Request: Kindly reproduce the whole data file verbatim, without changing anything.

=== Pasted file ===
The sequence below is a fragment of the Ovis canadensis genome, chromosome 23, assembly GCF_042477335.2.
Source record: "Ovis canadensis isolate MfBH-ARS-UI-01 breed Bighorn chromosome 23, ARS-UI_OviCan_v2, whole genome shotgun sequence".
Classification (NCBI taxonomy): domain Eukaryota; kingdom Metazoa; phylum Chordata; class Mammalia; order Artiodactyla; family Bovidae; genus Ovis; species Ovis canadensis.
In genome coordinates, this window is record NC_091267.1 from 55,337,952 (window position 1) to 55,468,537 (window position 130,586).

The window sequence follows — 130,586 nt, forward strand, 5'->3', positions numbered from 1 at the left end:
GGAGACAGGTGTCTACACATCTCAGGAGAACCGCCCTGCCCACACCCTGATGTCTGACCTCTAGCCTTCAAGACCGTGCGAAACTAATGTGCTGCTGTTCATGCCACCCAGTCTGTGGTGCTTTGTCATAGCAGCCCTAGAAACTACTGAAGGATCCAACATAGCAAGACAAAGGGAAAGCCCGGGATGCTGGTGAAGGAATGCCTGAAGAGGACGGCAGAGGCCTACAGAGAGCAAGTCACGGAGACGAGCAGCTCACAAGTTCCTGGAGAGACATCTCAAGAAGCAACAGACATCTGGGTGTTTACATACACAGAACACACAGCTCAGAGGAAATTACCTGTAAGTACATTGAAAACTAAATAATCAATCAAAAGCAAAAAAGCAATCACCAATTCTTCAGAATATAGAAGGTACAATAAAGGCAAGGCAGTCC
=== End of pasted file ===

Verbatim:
The sequence below is a fragment of the Ovis canadensis genome, chromosome 23, assembly GCF_042477335.2.
Source record: "Ovis canadensis isolate MfBH-ARS-UI-01 breed Bighorn chromosome 23, ARS-UI_OviCan_v2, whole genome shotgun sequence".
Classification (NCBI taxonomy): domain Eukaryota; kingdom Metazoa; phylum Chordata; class Mammalia; order Artiodactyla; family Bovidae; genus Ovis; species Ovis canadensis.
In genome coordinates, this window is record NC_091267.1 from 55,337,952 (window position 1) to 55,468,537 (window position 130,586).

The window sequence follows — 130,586 nt, forward strand, 5'->3', positions numbered from 1 at the left end:
GGAGACAGGTGTCTACACATCTCAGGAGAACCGCCCTGCCCACACCCTGATGTCTGACCTCTAGCCTTCAAGACCGTGCGAAACTAATGTGCTGCTGTTCATGCCACCCAGTCTGTGGTGCTTTGTCATAGCAGCCCTAGAAACTACTGAAGGATCCAACATAGCAAGACAAAGGGAAAGCCCGGGATGCTGGTGAAGGAATGCCTGAAGAGGACGGCAGAGGCCTACAGAGAGCAAGTCACGGAGACGAGCAGCTCACAAGTTCCTGGAGAGACATCTCAAGAAGCAACAGACATCTGGGTGTTTACATACACAGAACACACAGCTCAGAGGAAATTACCTGTAAGTACATTGAAAACTAAATAATCAATCAAAAGCAAAAAAGCAATCACCAATTCTTCAGAATATAGAAGGTACAATAAAGGCAAGGCAGTCC